There’s a song from the musical Avenue Q that famously proclaims, “The Internet is For Porn”—but really, anyone who’s been paying attention to the post-“Web 2.0” era knows that isn’t true.
These days, the Internet is for cats.
Furthermore, I propose this corollary: Smartphones are for documenting cats. Whether through T. gondii or through their unrivaled documentability, cats actually rule the world. Cat people know this, and anyone who’s ever spent time with cats knows that cats know this. Rewrite the song: The Internet is For Cats.
My cat, however, is not a fan of the Internet. (more…)
As Jenny’s post last week discussed, Facebook lets us identify our gender in very specific ways. But this blog post suggests that Facebook may also be a medium for performing gender. The post’s title suggests that “suspension” from Facebook is a “status symbol”–but I wonder if it’s not a gendered, nationalist/racialized status symbol, a symbol of a specific type of Indian masculinity?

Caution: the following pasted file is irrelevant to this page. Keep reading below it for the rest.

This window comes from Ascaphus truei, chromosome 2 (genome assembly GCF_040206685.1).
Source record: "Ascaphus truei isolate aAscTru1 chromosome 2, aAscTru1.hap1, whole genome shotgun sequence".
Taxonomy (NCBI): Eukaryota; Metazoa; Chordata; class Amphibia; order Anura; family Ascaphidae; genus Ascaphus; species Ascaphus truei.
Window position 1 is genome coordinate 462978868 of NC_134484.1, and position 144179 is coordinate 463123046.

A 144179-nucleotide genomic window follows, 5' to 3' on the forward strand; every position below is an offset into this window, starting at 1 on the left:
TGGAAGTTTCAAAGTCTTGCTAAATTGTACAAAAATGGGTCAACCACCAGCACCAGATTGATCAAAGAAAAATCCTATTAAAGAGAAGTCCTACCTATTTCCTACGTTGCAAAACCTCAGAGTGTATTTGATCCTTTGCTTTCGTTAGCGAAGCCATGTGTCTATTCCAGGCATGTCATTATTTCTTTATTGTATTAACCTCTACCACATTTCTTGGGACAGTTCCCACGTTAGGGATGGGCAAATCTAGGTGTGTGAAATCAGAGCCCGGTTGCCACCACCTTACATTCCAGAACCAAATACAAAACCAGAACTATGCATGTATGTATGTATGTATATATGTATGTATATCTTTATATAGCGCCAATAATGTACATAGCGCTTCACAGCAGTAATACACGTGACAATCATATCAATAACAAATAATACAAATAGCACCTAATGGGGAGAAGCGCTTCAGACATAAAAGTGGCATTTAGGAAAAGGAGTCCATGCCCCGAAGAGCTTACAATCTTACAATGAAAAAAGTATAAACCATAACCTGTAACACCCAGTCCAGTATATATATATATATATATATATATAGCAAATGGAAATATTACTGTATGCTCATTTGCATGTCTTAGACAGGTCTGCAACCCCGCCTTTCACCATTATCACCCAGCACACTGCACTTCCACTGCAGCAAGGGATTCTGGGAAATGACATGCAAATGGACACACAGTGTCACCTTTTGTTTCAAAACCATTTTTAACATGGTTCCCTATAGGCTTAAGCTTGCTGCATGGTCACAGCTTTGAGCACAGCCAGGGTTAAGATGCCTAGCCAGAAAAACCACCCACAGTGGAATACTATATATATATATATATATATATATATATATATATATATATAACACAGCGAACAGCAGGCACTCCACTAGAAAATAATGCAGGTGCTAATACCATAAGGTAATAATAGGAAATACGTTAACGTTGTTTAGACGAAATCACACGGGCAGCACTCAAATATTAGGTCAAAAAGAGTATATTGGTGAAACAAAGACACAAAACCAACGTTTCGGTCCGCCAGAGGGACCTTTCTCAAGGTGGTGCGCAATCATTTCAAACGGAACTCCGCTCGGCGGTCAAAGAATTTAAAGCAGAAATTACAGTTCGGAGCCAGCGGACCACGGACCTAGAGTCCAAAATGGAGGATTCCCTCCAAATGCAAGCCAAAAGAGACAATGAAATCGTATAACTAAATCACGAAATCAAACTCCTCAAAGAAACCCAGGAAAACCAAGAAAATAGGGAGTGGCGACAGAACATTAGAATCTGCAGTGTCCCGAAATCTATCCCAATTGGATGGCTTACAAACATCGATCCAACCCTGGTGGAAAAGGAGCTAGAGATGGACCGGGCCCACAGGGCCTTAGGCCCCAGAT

Sometimes it feels that to be a good surveillance theorist you are also required to be a good storyteller. Understanding surveillance seems to uniquely rely on metaphor and fiction, like we need to first see another possible world to best grasp how watching is happening here. Perhaps the appeal to metaphor is evidence of how quickly watching and being watched is changing – as a feature of modernity itself in general and our current technological moment in particular. The history of surveillance is one of radical change, and, as ever, it is fluctuating and rearranging itself with the new, digital, technologies of information production and consumption. Here, I’d like to offer a brief comment not so much on these new forms of self, interpersonal, cultural, corporate, and governmental surveillance as much as on the metaphors we use to understand them.